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Nelson Mandela Centre for Reconciliation

Robben Island

Mandela's Long Walk to Freedom Tour

To honor the legacy of Nelson Mandela, we are proud to bring you our Mandela's Long Walk to Freedom Tour. This exclusive tour includes visit to landmarks that played a role in the History of the liberation of South Africa from Apartheid.

Nelson Mandela Centre for Reconciliation

Robben Island

Robben Island is an island in Table Bay and  it was "home" to Nelson Mandela when the Nobel Laureate and former President of South Africa was imprisoned there for 18 of the 27 years he served behind bars before the fall of apartheid. The intention to silence anti-apartheid leaders by imprisoning them on Robben Island had the opposite effect and the island became a focal point for international resistance to the apartheid regime. Today it has become a symbol of freedom, the transformative power of forgiveness and a place of political pilgrimage.

Hector Pieterson Memorial and Museum

The Hector Pieterson Memorial and Museum, dedicated to preserving the memory of the 1976 uprising. They commemorate those who died in the uprisings, and celebrate the students’ role in the struggle for freedom. Hector Pieterson became the subject of an iconic image of the 1976 Soweto uprising in South Africa when a news photograph by Sam Nzima of the dying Hector being carried by another student while his sister ran next to them, was published around the world. He was killed when the police opened fire on protesting students. For years, 16 June stood as a symbol of resistance to the brutality of the apartheid government. Today, it is designated National Youth Day — when South Africans honour young people and bring attention to their needs.

The Apartheid Museum

Apartheid was enforced by the South African government from 1948 to 1990 and the displays in this museum will leave you shocked at how this racially-discriminatory regime destroyed the lives of many South Africans. Fortunately the museum also offers inspiration in that the anti-apartheid struggle, led by the ANC in exile, eventually overcame and today South Africa is a multiracial rainbow nation with one of the world’s most progressive constitutions. Look out for the historic photos about South Africa’s miracle years in the early 1990s when negotiations led to the first democratic elections on 27 April 1994. The museum is a celebration of the human spirit for overcoming adversary.

Nelson Mandela National Museum and Family Restaurant

The Nelson Mandela National Museum, commonly referred to as Mandela House, is the house on Vilakazi Street in  Soweto, South Africa, where Nelson Mandela lived from 1946 to 1962. It is located a short distance up the road from Tutu House, the home of Archbishop Emeritus Desmond Tutu. It has bullet holes in the walls and the facade has scorch marks from attacks with Molotov cocktails. The property includes a visitors' centre and a small museum. Mandela returned to the house after his release from prison in 1990, despite suggestions from government officials that he find a safer home.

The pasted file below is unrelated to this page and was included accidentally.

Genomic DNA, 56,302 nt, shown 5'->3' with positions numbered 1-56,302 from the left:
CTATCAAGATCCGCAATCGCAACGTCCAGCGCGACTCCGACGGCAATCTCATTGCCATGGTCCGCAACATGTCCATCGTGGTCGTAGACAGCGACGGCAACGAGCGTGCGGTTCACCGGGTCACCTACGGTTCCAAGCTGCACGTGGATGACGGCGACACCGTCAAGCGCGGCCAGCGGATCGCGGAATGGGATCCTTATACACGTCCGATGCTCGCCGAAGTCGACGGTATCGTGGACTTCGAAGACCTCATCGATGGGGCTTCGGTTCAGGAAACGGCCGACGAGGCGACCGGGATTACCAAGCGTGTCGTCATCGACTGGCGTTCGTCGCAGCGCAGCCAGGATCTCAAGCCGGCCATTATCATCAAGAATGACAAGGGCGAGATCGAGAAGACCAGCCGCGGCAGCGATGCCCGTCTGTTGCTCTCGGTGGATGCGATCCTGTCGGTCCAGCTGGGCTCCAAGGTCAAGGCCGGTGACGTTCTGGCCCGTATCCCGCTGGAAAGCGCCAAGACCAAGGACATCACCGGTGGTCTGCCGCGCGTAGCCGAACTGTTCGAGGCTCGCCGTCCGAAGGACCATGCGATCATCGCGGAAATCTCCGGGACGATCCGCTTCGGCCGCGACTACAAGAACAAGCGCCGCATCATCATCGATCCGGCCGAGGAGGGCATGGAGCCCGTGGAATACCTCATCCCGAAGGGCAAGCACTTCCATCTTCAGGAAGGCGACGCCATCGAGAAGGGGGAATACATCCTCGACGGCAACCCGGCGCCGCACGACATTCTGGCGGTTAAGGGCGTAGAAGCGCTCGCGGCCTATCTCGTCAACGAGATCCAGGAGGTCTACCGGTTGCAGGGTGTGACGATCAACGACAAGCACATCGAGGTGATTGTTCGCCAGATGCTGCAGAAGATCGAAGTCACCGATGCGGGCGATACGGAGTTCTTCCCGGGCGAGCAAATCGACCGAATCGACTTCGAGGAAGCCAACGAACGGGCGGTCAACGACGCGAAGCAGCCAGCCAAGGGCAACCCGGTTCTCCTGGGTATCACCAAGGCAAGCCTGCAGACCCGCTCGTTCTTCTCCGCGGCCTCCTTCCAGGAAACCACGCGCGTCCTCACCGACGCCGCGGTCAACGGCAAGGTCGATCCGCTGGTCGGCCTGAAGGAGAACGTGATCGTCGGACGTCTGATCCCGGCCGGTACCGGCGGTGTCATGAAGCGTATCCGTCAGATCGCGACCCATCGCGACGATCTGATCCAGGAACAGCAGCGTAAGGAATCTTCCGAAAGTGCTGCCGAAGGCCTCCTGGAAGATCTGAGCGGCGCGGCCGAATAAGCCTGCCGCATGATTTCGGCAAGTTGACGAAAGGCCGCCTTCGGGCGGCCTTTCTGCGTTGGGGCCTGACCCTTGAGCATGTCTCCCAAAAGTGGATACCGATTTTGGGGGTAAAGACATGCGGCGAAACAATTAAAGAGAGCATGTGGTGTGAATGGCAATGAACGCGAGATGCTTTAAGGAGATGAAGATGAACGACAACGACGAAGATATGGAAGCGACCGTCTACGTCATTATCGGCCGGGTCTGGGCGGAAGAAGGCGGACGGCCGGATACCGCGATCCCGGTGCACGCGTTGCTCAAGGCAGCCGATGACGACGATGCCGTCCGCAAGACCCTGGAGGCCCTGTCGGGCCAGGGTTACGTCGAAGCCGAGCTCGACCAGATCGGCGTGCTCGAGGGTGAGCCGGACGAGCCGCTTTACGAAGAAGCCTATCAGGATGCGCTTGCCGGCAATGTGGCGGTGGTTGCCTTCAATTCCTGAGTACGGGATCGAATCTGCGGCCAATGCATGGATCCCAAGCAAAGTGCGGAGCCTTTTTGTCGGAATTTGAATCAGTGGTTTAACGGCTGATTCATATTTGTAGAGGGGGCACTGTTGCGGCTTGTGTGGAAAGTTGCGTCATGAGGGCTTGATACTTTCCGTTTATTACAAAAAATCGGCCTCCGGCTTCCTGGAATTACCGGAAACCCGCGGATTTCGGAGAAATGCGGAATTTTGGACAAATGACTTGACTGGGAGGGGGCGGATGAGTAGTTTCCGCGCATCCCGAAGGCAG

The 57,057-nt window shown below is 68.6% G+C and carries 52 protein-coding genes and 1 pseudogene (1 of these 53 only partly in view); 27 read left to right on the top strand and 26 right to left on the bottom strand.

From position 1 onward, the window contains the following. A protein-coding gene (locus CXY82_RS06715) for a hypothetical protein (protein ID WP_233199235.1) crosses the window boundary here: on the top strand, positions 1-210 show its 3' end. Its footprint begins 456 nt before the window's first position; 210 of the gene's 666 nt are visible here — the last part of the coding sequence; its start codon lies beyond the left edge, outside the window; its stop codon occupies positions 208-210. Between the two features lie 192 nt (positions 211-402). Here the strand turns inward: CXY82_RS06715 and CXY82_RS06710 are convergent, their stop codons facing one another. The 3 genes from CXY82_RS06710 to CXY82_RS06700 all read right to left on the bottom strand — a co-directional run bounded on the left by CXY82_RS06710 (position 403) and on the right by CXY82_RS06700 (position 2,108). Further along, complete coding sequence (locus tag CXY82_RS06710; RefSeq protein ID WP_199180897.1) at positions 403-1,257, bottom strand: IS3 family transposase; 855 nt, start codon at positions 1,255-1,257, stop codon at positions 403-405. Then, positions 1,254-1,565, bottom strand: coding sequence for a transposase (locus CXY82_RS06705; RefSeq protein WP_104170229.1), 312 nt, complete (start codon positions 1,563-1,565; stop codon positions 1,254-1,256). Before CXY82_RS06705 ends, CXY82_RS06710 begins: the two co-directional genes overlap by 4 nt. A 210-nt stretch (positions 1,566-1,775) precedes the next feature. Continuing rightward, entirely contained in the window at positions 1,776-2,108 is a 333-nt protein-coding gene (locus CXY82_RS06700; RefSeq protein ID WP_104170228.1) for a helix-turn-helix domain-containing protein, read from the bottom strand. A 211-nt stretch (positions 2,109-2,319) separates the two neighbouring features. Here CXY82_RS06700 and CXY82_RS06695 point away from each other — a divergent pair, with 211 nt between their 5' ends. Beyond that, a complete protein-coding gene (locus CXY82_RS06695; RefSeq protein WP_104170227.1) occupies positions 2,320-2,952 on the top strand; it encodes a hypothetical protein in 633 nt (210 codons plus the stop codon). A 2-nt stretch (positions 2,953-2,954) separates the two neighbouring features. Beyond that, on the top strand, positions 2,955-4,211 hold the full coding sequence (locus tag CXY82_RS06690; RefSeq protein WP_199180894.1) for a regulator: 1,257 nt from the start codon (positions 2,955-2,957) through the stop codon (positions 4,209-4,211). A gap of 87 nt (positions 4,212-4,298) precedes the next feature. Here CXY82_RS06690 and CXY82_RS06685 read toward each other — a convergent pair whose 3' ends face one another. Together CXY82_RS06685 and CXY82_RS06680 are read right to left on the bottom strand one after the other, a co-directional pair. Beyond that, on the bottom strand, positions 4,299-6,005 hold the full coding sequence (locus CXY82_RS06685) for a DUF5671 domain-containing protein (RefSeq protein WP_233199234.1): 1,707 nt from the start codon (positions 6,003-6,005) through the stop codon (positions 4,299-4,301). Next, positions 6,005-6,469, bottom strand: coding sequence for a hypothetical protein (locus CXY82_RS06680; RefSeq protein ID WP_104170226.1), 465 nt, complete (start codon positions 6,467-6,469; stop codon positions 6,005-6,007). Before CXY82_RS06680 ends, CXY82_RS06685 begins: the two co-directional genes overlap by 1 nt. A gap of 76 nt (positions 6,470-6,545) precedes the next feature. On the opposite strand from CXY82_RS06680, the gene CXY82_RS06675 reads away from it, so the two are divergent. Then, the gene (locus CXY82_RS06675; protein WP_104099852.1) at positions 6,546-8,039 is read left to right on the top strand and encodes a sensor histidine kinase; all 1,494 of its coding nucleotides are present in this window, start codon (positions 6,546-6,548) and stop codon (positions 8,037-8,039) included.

The Mandela Family Restaurant is owned by Nelson Mandela's first wife Winnie and serves up a classic Soweto bunny chow with chips, processed meat, garlic and cheese, as well as breakfast sandwiches, burgers and fish & chips. You'll get basic standard fare here.

Liliesleaf Farm

Liliesleaf Farm was the farm used secretly by African National Congress activists in the 1960s and was the location where many prominent African National Congress leaders were arrested, leading to the Rivonia Trial. Nowadays Liliesleaf Farm is a Museum and world famous Heritage Site. The buildings have been restored to their earlier condition, and visual and audio-visual displays recreate the dramatic events leading up to the police raid, and the raid itself. In 1961, Lilliesleaf Farm was purchased as headquarters for the underground Communist Party and a safe house for political fugitives. Nelson Mandela lived there under the assumed name of David Motsamayi.

Constitution Hill

Constitution Hill is the seat of the Constitutional Court of South Africa.The Old Fort Prison complex is known as Number Four. Both political activists opposed to apartheid and common criminals were held at the prison. Mahatma Gandhi was imprisoned here in 1906, and striking white mineworkers in 1907, 1913 and 1922. Under the apartheid government, only whites were held in the Old Fort itself, except for Nelson Mandela, who was given a bed in the hospital section when he was an awaiting-trial prisoner in 1962 prior to the Rivonia Trial. The court building is open to the public who want to attend hearings or view the art gallery in the court atrium.

The Women's Gaol

The grace of this Victorian-style building belies the pain and suffering that occurred within. This is the place where the likes of Winnie Madikizela-Mandela, Albertina Sisulu, Fatima Meer and many other political activists were held. In September 2013, Constitution Hill and South African History Archives hosted a group of women former-prisoners at the Women’s Gaol Lekgotta. Fifteen women and one ex-warden attended to try and outline ways to further document their stories to assist future generations in understanding more about who was incarcerated and their horrifying experiences behind the walls of the Women’s Gaol.

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